Now, by “canon” here, I of course mean a totality, or history — the genus within a particular art form which is streamlined to essential immortality.
Deerhunter, judging by the bulbous length of the article on their second album, Cryptograms (2007), on Wikipedia, is a force in indie rock that gathers a pretty considerable amount of attention. Still, they somehow seem to get lost amongst the shuffle, more times than not, and are almost never considered the “elite” indie band (that epithet often gravitating to The National or Arcade Fire, to name a few). Part of the reason for this could be, of course, the explicit homosexuality of its primary lead singer Bradford Cox, and certain lyrical themes (“Memory Boy”). I’ll tell you what: they were definitely the best band at Lollapalooza ’09.
Another thing I like about Deerhunter is that, amazingly, “Strange Lights,” among others, is sung by their ulterior singer and songwriter, Lockett Pundt, who also spearheads the excellent side project of Lotus Plaza. Both his voice and his songwriting style seem almost exactly identical to those of Bradford Cox. The possibility of these two guys being preternaturally destined to be bandmates would seem, furthermore, to be emphasized by an account detailed in Wikipedia of the inspiration behind “Strange Lights.” This episode, basically, is a dream Pundt had about when he and the rest of his bandmates “‘walked into the sun together, knowing it was going to kill us’” .
Also, just listening to the whole album Cryptograms, it’s impossible to overstate, just represents such a varied, exhaustive trek through a dizzying multitude of styles, and even worlds, or so it seems. On one hand, I must say, this band doesn’t really strike me as the type to go into the studio and attempt to write a particular TYPE of album, or concept album, as it were. That is, despite being organized with a curious punctiliousness and almost categorical neurosis (pretty much all of the odd-numbered tracks are ambient instrumentals and the even-numbered lyrical pop), the whole thing is so loose, so rhythmic and so off-the-cuff-sounding, that it makes more sense for Cox to just have decided this at the last second — to incorporate their one long ambient jam  not by one unwieldy track but by alternated segments between actual songs.
In the title I mention the concept of an album as a “canon slide show” and what exactly I mean by this is that it’s able to basically act as a lesson in the history of rock, by its very components. Just a few examples I’m talking about here are the “funk” aspects of the title track and its hypnotic, running bass line. From there we go to the all-out, relentless screech of “Lake Somerset,” which siphons elements of both hardcore punk and noise rock with its deranged vocals that are more barked than sung, and its blitzkrieg of dissonant guitar sound .
We’re walking backwards through the lineage of rock and roll, now, because that’s just how the muse divined things, so the next thing we get to is the 1970’s, manifest here in the “prog rock” of “Octet.” This song vies very strongly for favorite track on the album, to me (though we all know in reality it’s “Spring Hall Convert”), one thing I especially like about it so much is its ability to channel a vibe of late-era Pink Floyd, in the spirit of the David Gilmour tracks “Take it back” and “Poles apart.” There’s an undeniable element on this expansive album centerpiece of that stoned, summery post-beach type of scene portrayed there.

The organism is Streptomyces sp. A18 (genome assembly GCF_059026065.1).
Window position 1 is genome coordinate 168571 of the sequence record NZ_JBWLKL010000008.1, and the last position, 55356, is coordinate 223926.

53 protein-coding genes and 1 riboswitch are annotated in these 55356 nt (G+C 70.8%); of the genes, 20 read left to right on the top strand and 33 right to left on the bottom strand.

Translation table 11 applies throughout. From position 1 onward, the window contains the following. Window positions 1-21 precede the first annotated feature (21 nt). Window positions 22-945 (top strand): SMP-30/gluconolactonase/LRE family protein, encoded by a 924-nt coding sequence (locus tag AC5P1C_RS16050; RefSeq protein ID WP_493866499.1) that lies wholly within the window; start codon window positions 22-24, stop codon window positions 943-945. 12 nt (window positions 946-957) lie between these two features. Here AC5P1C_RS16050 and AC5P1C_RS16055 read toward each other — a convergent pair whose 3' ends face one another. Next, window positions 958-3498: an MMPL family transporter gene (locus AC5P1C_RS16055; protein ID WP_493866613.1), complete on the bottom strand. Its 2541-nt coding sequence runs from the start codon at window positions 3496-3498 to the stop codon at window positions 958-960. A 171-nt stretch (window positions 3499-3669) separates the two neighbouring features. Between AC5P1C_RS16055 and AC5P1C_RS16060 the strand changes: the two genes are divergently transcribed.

Now, part of why I’m writing this post is that Deerhunter, for how rewarding and gratifying their music can be, really stupefies me. Without question, they respect the construction of a whole rock LP, taking care with their sequencing and working toward ensuring that the album as a whole possesses a flow and an overall shape, to an extent. Their record after Cryptograms, for that matter, Microcastle (2008), contains the very puzzling structure of four absolutely dissolute, percussion-free tracks falling at five through eight, before exploding back into the world of rhythmic rock for the glorious “Nothing Ever Happened,” of course.
Cryptograms does something strikingly similar, obviously eliminating the idea that the band ordered these cuts at random. There’s something systematic going on here and, interestingly, with Cryptograms, I believe it to correspond with a very specific phenomenological way we have of listening to music, which would dictate the immediate absorption of the heavy and the cathartic, giving way then of course to Beatles pop, the structural foundation of rock as a form of music. Interestingly, the last two songs on the album, “Hazel St” and “Heatherwood,” are the only two cuts on the entire thing that contain real, bona fide “choruses.”
 Wikipedia also details how Cryptograms was recorded across two separate sessions, one of which contained solely that instrumental, ambient material and the other all of the organized, vocalized songs.
 I realize I’m leaving “metal” out of this conversation — what I’m assembling here is basically the exact evolution of rock and roll itself, with most heavy metal before 1990 perhaps materializing as heavy runk rock, and all those 10-minute songs with tom rides and palm muting maybe more of a novelty than a key cornerstone of the genre’s evolution.